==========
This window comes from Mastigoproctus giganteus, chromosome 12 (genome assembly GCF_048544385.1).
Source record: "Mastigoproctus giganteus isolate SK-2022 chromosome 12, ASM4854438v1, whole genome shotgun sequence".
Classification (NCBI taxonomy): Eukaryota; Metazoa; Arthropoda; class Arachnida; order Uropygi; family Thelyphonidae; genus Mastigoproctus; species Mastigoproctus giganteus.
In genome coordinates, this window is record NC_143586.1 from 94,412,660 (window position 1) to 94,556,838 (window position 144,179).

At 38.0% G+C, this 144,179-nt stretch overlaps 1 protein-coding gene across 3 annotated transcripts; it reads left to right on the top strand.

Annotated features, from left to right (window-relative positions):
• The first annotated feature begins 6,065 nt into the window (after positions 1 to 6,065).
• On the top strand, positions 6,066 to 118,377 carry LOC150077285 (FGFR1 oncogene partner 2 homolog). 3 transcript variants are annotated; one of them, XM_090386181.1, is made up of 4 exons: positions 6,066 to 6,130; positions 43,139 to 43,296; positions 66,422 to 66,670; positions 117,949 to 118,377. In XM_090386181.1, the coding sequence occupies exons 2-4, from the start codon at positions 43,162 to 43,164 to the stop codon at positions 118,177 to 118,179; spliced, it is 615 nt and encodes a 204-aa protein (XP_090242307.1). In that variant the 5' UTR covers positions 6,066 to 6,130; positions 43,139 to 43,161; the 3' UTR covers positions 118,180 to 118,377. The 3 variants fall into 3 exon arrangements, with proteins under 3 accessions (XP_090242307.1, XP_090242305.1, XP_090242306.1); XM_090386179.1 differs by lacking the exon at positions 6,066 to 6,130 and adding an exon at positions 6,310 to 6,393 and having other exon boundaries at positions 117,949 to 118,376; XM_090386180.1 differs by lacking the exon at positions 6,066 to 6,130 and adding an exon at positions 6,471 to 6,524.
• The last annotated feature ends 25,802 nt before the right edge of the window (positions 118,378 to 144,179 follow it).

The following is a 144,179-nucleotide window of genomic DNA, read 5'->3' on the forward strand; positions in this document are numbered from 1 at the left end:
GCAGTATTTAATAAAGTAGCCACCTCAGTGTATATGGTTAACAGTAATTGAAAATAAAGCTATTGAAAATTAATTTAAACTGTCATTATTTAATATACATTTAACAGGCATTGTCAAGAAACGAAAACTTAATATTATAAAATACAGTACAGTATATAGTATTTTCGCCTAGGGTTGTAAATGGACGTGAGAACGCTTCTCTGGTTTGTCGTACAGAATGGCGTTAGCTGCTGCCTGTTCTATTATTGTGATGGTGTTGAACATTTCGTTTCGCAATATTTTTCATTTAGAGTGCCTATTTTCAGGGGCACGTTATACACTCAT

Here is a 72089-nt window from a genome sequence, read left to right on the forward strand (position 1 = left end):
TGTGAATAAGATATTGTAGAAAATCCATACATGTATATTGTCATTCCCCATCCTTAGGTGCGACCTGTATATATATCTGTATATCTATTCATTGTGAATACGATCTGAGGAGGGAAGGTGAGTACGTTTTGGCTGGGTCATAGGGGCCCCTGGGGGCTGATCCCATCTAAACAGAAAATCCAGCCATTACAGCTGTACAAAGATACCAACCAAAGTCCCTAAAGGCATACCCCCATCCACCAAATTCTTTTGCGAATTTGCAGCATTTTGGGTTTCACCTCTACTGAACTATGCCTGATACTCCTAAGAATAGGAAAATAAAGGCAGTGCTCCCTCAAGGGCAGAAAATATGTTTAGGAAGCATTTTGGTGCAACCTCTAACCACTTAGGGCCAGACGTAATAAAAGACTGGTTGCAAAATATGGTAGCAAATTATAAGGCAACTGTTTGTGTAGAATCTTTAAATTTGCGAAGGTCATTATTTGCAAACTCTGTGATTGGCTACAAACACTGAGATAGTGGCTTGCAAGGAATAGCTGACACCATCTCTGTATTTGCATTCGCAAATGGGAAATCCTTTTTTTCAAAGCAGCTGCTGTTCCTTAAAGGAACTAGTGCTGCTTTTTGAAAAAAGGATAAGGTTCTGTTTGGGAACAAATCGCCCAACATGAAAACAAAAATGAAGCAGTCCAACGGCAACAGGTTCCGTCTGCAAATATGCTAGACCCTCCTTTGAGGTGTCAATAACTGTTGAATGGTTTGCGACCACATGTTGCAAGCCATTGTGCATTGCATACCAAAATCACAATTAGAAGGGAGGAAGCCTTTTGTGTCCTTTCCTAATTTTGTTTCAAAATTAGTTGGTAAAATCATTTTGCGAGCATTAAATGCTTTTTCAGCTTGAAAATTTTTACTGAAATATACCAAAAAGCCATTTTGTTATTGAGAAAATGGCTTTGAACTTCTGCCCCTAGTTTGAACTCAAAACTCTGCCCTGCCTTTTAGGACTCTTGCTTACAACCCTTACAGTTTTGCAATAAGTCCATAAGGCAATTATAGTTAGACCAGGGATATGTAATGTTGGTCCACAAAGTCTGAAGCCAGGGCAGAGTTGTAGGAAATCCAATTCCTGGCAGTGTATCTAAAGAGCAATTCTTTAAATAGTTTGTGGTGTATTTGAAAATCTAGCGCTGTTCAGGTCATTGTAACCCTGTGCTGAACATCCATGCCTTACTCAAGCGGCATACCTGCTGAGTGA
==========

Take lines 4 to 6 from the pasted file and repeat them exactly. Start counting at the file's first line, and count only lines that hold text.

In genome coordinates, this window is record NC_143586.1 from 94,412,660 (window position 1) to 94,556,838 (window position 144,179).

At 38.0% G+C, this 144,179-nt stretch overlaps 1 protein-coding gene across 3 annotated transcripts; it reads left to right on the top strand.

Annotated features, from left to right (window-relative positions):